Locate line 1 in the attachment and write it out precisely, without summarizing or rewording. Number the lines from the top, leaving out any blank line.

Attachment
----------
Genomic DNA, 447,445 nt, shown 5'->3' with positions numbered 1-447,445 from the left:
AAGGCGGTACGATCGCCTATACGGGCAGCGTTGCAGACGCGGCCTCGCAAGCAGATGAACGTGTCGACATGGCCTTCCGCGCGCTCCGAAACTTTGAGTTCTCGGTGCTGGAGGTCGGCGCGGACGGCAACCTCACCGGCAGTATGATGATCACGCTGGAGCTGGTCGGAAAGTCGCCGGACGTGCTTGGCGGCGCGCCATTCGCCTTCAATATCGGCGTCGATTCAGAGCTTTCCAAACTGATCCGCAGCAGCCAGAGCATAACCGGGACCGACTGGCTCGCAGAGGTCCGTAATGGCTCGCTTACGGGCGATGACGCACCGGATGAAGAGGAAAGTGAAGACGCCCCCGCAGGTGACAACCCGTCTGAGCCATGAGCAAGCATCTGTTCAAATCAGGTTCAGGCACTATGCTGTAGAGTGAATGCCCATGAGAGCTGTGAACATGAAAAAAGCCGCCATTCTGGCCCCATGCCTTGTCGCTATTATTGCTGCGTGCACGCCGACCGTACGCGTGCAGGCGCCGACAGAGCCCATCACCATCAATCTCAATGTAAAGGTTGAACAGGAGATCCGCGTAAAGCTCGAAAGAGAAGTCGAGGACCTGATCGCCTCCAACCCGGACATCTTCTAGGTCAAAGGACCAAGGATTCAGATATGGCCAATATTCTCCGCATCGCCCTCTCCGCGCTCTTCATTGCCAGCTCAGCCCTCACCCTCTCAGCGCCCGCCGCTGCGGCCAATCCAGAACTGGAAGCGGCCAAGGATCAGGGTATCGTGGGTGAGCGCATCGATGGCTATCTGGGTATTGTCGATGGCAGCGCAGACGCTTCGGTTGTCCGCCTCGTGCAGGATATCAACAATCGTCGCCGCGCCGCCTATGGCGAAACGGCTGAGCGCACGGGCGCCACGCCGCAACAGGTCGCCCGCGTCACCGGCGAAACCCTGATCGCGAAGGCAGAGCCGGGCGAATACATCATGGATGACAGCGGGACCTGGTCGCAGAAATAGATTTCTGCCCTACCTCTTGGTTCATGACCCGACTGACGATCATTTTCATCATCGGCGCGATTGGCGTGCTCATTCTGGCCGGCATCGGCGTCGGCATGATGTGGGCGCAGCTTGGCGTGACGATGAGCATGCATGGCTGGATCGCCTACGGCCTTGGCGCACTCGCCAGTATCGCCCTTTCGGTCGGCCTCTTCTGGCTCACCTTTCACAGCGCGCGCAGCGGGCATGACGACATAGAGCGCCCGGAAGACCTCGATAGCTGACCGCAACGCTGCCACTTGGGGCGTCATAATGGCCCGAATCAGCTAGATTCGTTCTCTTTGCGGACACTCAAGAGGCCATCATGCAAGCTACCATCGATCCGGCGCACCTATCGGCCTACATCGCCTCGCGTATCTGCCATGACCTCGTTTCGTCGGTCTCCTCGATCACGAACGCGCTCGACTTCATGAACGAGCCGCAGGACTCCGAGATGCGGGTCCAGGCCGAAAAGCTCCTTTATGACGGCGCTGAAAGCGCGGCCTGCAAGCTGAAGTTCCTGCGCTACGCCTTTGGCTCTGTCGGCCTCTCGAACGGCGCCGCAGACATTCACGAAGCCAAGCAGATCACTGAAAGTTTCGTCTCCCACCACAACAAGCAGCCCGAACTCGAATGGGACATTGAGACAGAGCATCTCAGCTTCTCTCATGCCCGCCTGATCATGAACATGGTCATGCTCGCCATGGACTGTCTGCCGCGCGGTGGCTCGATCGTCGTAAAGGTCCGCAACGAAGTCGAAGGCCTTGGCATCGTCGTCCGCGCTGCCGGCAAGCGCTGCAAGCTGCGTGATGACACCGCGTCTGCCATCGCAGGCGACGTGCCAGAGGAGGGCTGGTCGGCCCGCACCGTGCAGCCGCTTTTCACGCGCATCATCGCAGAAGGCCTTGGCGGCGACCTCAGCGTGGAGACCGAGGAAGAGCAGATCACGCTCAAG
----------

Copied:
Genomic DNA, 447,445 nt, shown 5'->3' with positions numbered 1-447,445 from the left: